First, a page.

“Housekeeping ain’t no joke …” Victorian huswifery with the Alcotts (presentation with audio)

This presentation was given on February 8, 2018 at the Community Barn in Grafton, MA. It was co-sponsored by the Grafton Historical Society and the Grafton Public Library.

February 8, 2018 — “Housekeeping ain’t no joke …”
Victorian huswifery with the Alcotts

©2018 Susan W. Bailey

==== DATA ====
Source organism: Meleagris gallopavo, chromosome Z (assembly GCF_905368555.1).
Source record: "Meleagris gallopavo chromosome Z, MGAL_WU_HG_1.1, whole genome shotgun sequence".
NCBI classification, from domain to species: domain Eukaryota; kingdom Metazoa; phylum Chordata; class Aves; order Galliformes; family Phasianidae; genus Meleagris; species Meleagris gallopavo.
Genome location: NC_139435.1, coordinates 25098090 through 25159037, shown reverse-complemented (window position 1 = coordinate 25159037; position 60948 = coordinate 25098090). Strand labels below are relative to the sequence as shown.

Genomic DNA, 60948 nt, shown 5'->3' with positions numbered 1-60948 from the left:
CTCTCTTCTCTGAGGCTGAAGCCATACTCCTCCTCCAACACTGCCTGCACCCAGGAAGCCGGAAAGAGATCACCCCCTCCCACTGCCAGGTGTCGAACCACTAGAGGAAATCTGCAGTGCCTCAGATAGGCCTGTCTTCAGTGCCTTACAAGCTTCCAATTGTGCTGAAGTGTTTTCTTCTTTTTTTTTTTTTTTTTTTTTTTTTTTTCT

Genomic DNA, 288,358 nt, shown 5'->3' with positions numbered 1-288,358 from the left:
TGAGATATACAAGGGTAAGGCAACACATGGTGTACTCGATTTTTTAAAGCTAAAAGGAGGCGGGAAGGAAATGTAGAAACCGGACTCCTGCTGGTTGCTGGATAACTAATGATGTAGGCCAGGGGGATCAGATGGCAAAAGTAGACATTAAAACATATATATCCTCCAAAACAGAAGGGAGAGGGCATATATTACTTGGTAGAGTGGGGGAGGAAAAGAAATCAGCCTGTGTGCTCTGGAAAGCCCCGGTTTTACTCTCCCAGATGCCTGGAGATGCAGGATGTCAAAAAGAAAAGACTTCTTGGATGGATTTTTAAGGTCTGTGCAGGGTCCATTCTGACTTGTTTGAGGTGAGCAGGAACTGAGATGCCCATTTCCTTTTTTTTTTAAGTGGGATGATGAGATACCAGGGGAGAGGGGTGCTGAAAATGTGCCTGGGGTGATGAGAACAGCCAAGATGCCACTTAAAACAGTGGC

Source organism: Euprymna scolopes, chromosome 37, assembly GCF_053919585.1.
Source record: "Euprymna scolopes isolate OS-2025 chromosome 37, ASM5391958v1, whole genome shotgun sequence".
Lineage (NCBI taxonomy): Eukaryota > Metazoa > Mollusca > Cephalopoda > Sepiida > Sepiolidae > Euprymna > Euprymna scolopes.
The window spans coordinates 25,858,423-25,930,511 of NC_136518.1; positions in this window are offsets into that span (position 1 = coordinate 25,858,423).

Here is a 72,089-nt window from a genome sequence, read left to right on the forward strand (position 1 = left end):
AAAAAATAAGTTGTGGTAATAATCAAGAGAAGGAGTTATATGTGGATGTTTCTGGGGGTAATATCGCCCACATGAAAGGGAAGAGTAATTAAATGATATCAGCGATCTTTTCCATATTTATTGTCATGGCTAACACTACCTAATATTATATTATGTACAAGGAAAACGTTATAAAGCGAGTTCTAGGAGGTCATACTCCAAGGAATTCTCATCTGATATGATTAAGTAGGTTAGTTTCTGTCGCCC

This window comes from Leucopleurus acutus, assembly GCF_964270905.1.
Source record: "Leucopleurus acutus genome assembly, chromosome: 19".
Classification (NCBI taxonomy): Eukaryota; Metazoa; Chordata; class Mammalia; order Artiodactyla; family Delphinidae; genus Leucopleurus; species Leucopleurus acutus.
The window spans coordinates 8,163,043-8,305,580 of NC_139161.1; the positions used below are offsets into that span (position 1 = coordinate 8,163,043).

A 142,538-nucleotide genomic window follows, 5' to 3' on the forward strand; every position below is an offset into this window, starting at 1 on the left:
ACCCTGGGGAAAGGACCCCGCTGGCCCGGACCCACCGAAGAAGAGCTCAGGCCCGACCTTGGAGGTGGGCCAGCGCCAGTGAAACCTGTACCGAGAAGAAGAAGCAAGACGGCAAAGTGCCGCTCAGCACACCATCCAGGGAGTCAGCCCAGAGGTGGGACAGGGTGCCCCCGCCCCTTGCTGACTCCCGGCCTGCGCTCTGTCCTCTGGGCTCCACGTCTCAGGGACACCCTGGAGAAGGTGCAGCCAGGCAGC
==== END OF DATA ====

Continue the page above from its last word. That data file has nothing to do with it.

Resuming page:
Abstract: Louisa May Alcott’s immediate family spanned nearly the entire nineteenth century. They lived for many years in poverty due to Mr. Alcott’s inability and/or refusal to earn a living wage; thanks to Louisa’s commercial success as an author, their lives ended in wealth. With thirty moves over twenty-seven years the Alcotts lived in every imaginable circumstance, from tenements on the outskirts of the South End slums in Boston, to ramshackle farmhouses in the country, to mansions owned by Abigail May Alcott’s rich relations, and finally to Orchard House where the family settled for some twenty years. Thanks to both the many personal letters and journals penned by family members and the autobiographical nature of Louisa’s writing, we are offered a look into their everyday lives providing a rare opportunity to learn of domestic life in New England during the nineteenth century.  In this presentation given to the Grafton Historical Society, I use their personal experiences along with sources dedicated to Victorian huswifery to describe the life of the Victorian housewife through the lens of this unique family.

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